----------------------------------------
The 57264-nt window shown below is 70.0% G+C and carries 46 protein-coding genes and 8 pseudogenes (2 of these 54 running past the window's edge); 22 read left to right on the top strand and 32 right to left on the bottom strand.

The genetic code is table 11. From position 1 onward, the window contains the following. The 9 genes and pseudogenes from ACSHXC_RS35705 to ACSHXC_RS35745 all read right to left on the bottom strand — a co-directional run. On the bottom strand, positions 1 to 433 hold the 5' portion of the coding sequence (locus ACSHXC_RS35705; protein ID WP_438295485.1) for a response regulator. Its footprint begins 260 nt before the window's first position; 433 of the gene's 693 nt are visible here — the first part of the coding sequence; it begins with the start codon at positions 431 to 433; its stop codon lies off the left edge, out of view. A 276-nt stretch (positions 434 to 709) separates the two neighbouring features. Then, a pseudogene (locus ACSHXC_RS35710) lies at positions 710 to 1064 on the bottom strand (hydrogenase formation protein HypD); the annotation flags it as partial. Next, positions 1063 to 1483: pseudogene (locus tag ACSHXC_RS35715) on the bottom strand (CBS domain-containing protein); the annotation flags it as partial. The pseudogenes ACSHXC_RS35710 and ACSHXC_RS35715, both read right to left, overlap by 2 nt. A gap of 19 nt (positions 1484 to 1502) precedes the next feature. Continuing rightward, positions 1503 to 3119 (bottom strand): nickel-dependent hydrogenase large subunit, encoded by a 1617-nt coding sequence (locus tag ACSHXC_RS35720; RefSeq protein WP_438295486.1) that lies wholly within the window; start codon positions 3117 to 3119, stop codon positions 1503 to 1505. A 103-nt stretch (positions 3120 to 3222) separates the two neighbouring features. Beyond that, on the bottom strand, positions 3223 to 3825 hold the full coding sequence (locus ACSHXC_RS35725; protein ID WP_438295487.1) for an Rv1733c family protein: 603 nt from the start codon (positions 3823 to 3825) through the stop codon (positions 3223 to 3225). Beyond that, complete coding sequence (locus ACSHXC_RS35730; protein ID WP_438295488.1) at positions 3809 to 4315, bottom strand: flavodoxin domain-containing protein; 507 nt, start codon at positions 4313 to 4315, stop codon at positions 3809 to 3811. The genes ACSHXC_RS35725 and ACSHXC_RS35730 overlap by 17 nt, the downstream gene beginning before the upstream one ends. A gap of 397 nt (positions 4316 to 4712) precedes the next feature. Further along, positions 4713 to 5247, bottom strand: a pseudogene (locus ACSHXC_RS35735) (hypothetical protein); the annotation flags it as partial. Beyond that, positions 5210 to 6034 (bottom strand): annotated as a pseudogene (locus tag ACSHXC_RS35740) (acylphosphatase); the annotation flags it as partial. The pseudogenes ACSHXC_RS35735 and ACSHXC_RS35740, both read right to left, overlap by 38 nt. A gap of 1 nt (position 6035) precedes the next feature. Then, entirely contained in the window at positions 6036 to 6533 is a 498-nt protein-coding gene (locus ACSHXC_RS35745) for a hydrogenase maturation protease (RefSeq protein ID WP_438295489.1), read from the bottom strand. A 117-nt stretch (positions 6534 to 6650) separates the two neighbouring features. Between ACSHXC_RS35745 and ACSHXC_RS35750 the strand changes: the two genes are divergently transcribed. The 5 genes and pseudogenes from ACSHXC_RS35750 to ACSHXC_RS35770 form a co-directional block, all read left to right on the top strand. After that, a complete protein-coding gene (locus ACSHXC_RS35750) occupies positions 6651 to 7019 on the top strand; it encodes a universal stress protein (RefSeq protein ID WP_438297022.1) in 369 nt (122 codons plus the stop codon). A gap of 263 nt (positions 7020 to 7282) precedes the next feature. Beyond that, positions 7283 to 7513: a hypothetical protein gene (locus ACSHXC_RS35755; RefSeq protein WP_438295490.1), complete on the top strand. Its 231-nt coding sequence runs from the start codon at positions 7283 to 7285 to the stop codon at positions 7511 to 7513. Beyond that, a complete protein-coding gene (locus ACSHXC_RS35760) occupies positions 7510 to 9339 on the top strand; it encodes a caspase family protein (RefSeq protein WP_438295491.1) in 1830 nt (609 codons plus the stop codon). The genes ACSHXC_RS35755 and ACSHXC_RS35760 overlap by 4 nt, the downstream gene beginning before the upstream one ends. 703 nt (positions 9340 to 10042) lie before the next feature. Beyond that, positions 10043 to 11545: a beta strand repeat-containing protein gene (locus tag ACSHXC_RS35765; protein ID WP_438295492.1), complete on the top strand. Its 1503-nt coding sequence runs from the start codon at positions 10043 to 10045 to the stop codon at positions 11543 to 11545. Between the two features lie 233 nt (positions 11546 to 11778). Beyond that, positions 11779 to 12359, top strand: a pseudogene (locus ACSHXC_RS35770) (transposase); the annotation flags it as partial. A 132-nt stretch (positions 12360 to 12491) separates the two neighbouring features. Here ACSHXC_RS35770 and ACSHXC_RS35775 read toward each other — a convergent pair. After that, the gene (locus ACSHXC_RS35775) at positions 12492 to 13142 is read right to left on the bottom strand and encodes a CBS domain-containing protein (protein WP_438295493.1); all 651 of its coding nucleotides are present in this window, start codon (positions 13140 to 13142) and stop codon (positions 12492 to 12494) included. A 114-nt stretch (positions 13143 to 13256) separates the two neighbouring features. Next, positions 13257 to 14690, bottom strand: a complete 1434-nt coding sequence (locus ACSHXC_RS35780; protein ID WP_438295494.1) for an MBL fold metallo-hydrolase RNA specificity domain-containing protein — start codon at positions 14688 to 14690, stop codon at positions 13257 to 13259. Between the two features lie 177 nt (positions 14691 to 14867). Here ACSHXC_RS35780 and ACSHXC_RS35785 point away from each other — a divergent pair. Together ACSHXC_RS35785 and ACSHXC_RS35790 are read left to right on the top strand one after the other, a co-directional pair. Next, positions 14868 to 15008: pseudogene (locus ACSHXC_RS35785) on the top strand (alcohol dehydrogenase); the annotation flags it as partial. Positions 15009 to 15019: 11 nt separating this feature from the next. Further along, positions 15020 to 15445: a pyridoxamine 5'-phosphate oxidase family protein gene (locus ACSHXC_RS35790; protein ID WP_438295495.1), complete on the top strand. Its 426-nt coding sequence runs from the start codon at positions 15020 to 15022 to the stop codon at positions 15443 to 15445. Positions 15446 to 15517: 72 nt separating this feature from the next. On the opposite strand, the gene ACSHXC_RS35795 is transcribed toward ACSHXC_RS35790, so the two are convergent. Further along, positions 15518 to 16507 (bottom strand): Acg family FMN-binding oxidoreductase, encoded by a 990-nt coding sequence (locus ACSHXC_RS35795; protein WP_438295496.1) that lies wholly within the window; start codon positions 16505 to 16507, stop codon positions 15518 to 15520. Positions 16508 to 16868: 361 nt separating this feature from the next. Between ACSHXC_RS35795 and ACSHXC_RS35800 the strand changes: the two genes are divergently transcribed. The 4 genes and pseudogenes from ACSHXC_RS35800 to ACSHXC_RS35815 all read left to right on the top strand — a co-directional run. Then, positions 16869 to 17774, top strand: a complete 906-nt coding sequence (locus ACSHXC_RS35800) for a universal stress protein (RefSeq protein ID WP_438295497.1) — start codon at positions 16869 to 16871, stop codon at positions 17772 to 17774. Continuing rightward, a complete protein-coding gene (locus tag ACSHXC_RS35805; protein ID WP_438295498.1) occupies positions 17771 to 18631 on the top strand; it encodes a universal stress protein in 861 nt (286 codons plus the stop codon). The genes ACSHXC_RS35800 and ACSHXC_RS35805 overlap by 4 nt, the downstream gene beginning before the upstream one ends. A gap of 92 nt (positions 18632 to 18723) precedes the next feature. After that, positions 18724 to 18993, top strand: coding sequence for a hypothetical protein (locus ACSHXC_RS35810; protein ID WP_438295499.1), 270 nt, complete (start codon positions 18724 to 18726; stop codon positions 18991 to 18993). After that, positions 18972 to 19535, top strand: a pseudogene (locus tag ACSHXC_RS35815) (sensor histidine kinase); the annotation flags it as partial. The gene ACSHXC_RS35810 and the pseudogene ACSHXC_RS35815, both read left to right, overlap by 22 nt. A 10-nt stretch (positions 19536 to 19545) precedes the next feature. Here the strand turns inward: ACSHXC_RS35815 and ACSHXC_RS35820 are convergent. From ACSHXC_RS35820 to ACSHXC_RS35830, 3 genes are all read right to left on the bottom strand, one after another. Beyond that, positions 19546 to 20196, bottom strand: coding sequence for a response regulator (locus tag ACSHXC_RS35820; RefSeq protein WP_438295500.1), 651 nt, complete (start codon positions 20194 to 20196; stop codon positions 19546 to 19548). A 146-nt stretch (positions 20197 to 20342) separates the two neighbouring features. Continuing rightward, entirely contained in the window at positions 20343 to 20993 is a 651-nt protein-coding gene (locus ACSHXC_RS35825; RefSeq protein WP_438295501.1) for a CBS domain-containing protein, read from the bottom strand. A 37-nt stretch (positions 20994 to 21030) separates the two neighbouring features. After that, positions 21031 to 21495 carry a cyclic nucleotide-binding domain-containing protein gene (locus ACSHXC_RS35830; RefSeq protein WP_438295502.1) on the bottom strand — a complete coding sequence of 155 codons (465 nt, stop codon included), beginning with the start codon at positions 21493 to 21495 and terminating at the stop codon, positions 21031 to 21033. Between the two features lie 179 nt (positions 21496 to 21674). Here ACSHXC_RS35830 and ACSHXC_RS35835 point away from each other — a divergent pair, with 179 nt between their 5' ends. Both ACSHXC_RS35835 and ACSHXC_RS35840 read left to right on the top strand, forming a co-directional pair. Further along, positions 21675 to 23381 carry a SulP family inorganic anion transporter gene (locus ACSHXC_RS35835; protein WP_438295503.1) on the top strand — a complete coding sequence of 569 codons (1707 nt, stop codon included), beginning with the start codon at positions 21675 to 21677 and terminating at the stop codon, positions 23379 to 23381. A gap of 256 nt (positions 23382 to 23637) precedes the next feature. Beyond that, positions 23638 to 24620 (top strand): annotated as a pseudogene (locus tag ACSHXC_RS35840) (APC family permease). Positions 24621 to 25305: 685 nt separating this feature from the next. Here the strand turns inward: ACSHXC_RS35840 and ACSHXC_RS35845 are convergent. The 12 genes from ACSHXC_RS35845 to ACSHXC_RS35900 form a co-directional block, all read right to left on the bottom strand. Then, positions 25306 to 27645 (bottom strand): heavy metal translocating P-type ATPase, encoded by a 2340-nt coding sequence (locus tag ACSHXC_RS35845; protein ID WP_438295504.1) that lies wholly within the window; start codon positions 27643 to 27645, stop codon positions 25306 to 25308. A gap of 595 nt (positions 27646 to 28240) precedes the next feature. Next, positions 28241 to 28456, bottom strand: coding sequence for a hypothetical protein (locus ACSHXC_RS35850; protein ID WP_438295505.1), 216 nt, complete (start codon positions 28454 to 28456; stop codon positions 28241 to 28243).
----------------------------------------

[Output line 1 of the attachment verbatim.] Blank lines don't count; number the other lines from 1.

The 57264-nt window shown below is 70.0% G+C and carries 46 protein-coding genes and 8 pseudogenes (2 of these 54 running past the window's edge); 22 read left to right on the top strand and 32 right to left on the bottom strand.